With a title like For Sama, I get that there is a greater meaning behind the film in general. The events of this siege needed to be chronicled. It is a message for all the people of the world of the violence that happened with the siege. But the title also has the dual meaning of being a message for Sama. She was there, although she probably wouldn't remember being in Aleppo. The atrocities are something that Sama must carry forward into the next generation. It takes this abstract concept of war and crime and makes it very real for her. It is her call to justice. I lead a very comfortable life. I have a blog, for goodness sake. But I have seen documentary after documentary about Aleppo and I'm worried that, a decade from now, I won't remember the horrible things that have happened there. There's a blessing and a curse that comes with distance. Naming the film For Sama is a promise that Sama's parents made for her.
I can't stress enough that I would never do what Sama's parents did to her. They are saints in many ways, but perhaps at the expense of parenthood. They clearly love their child and I believe that they did what they did out of love. But my kids will always take priority. There's a lot of stuff that I hold onto very closely that I would sacrifice for my children. It's just that there's a third option that I wish that Sama's parents explored. They knew that they should have let their parents take their child. There's so much out there that is good and Sama's parents kept her in the evil. Even if it was just from a medical perspective, all that garbage that Sama must have breathed in. It depresses me that the world probably isn't a good place. But even do-gooders make mistakes in the name of what is right.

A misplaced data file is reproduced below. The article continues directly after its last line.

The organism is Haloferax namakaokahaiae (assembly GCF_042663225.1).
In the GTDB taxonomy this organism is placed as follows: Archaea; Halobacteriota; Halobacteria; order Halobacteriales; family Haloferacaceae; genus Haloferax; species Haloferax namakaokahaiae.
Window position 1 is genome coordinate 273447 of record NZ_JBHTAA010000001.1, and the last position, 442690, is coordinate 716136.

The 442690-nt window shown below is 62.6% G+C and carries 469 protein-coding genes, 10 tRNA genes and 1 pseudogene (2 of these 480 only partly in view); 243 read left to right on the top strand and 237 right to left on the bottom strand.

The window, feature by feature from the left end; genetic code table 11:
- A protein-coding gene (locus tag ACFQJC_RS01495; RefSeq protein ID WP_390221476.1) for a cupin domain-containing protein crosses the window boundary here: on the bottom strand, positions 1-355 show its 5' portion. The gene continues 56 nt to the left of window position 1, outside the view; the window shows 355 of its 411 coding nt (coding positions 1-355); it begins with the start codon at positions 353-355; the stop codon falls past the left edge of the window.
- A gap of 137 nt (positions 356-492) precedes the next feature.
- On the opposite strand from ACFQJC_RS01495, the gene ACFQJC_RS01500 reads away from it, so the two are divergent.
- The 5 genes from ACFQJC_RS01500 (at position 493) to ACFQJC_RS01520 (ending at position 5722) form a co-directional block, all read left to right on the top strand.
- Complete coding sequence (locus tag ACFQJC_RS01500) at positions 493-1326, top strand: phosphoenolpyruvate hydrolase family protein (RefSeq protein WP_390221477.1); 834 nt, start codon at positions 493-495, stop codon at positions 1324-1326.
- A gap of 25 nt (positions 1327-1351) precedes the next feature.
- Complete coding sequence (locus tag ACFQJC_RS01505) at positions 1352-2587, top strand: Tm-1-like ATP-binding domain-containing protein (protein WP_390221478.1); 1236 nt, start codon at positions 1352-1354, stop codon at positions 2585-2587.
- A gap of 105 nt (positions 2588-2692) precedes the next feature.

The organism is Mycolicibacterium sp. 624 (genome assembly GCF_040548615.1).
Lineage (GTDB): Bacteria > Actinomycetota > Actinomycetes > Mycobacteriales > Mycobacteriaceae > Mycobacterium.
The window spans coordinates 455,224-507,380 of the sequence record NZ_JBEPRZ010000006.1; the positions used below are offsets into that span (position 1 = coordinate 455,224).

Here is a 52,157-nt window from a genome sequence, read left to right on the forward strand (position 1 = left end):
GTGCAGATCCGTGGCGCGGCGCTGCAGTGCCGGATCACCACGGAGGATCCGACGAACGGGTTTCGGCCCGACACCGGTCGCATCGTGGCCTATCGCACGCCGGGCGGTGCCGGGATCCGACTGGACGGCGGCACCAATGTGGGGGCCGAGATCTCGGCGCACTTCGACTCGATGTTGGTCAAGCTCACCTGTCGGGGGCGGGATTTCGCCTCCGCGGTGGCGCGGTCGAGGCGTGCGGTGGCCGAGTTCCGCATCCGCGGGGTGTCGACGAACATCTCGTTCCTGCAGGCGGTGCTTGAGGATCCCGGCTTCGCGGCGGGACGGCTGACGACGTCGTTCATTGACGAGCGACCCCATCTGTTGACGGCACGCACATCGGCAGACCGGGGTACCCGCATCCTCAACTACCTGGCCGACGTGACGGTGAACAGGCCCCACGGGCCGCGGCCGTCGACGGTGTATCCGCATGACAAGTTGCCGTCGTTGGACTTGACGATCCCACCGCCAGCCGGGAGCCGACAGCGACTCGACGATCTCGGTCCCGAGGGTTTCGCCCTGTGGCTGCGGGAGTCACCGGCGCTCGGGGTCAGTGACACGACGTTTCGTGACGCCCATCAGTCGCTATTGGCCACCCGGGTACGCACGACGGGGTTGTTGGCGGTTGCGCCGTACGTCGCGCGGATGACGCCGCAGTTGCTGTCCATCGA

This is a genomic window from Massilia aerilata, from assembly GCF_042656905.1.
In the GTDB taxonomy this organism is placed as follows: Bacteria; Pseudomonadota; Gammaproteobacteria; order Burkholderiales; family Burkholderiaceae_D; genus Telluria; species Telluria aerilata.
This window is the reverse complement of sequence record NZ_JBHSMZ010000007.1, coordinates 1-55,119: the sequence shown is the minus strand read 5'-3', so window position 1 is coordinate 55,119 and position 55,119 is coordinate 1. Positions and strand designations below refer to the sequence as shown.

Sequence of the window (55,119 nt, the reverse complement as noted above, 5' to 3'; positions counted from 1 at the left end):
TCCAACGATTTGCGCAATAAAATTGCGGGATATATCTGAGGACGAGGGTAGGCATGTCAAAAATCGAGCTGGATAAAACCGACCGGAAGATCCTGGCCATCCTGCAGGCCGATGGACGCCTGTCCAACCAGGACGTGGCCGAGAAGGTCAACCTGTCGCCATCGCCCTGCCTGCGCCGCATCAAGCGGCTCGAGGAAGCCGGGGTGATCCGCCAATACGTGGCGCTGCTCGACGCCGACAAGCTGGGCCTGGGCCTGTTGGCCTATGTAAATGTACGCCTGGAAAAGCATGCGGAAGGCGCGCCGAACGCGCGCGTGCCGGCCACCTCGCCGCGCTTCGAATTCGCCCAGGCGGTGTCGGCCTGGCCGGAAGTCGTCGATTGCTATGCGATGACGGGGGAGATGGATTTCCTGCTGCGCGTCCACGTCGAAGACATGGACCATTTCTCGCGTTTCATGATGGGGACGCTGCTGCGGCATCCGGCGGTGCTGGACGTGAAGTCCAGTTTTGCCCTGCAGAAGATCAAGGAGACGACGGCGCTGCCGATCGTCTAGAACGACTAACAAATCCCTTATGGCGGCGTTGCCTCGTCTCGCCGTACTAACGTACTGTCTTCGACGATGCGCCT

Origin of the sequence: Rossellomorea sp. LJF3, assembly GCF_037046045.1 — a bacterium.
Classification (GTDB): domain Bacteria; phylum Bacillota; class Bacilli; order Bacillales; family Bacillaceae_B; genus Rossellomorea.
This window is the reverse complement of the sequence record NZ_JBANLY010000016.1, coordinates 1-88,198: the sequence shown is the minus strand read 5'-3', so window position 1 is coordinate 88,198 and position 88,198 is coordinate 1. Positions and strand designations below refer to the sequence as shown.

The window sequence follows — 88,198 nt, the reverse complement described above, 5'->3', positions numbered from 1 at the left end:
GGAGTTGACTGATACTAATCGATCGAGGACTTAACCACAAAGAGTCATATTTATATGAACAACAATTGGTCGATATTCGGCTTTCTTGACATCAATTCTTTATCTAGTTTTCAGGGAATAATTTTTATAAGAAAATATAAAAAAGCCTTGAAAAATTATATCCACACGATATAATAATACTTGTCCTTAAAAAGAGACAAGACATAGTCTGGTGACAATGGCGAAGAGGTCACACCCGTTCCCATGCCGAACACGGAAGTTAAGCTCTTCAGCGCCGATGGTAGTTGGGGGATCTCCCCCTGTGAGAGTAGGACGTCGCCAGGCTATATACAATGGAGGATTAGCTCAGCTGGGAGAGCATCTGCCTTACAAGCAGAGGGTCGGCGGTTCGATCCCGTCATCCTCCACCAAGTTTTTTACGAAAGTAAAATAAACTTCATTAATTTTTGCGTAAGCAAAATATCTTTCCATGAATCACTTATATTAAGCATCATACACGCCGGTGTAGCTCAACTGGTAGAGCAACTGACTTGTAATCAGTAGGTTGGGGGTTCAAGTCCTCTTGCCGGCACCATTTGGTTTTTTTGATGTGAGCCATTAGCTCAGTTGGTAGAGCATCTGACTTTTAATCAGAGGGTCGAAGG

Film is great. It can challenge us. It can entertain us. It can puzzle us. It can awaken us.
Mr. H has watched an upsetting amount of movies. They bring him a level of joy that few things have achieved.